Josue Zeron-Castaneda v. Merrick Garland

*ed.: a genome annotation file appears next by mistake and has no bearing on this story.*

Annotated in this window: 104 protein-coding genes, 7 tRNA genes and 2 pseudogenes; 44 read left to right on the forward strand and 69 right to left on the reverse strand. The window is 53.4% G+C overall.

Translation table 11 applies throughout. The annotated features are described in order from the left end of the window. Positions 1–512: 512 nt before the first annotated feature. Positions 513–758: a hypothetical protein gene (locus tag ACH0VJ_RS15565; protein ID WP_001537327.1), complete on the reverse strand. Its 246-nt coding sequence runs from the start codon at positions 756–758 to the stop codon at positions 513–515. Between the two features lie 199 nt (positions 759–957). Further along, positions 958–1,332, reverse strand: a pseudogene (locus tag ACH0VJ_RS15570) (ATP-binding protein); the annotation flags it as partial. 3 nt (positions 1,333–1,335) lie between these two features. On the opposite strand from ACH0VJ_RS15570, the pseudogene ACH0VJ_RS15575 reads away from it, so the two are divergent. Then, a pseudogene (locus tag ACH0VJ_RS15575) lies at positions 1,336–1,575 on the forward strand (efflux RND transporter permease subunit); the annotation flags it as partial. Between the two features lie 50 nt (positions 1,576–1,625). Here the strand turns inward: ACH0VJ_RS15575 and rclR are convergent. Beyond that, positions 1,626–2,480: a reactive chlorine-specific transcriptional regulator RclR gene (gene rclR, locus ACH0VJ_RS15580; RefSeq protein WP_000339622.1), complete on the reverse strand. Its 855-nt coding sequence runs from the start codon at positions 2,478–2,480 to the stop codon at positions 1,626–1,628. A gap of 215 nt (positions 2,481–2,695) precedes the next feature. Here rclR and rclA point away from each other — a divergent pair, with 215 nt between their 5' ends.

NOT FOR PUBLICATION FILED UNITED STATES COURT OF APPEALS AUG 23 2022 MOLLY C. DWYER, CLERK U.S. COURT OF APPEALS FOR THE NINTH CIRCUIT JOSUE MIZRAIM ZERON-CASTANEDA, No. 16-73350 Petitioner, Agency No. A202-084-781 v. MEMORANDUM* MERRICK B. GARLAND, Attorney General, Respondent. On Petition for Review of an Order of the Board of Immigration Appeals Submitted July 26, 2022** Pasadena, California Before: PAEZ and WATFORD, Circuit Judges, and BENNETT,*** Senior District Judge. Petitioner Josue Mizraim Zeron-Castaneda (“Castaneda”) is a native and citizen of Guatemala who entered the United States in 2014. Castaneda petitions for * This disposition is not appropriate for publication and is not precedent except as provided by Ninth Circuit Rule 36-3. ** The panel unanimously concludes this case is suitable for decision without oral argument. See Fed. R. App. P. 34(a)(2). *** The Honorable Richard D. Bennett, United States Senior District Judge for the District of Maryland, sitting by designation. review of a decision of the Board of Immigration Appeals (“BIA”) upholding the denial of his application for asylum and protection under the Convention Against Torture (“CAT”). We have jurisdiction under 8 U.S.C. § 1252. We review each issue raised in this petition for substantial evidence, and we deny the petition for review. 1. Credibility: Substantial evidence supports the Immigration Judge’s (“IJ’s”) adverse credibility determination. An adverse credibility determination is a factual finding reviewed for substantial evidence, Yali Wang v. Sessions, 861 F.3d 1003, 1007 (9th Cir. 2017), and is therefore “conclusive unless any reasonable adjudicator would be compelled to conclude to the contrary,” Villavicencio v. Sessions, 904 F.3d 658, 663–64 (9th Cir. 2018) (quoting Young v. Holder, 697 F.3d 976, 981 (9th Cir. 2012) (en banc)). An IJ must consider “the totality of the circumstances, and all relevant factors” when evaluating an applicant’s credibility, 8 U.S.C. § 1158(b)(1)(B)(iii), and must “provide specific and cogent reasons in support of an adverse credibility determination” by referring to “specific instances in the record.” Shrestha v. Holder, 590 F.3d 1034, 1040, 1042–43 (9th Cir. 2010) (quoting Malkandi v. Holder, 576 F.3d 906, 917 (9th Cir. 2009)). In this case, the BIA affirmed the IJ’s adverse credibility finding based on a singular inconsistency: whether Castaneda reported the first death threat to the police. Castaneda claimed in his notarized declaration that he did not take the first threat seriously and “ignored” it, but later testified that he verbally reported the first 2 threat to the local police unit. This inconsistency impacts the sincerity of Castaneda’s fear and is not so trivial as to have “no bearing on [his] veracity.” Cf. id. at 1044. Castaneda failed to articulate a persuasive explanation for this discrepancy, and the agency found that the letters and declarations he offered were inconsistent with his later testimony. As this evidence is not so clear that “any reasonable adjudicator would be compelled to conclude to the contrary,” Villavicencio, 904 F.3d at 663–64. the BIA’s adverse credibility finding is supported by substantial evidence. 2. Likelihood of Persecution: In light of the adverse …

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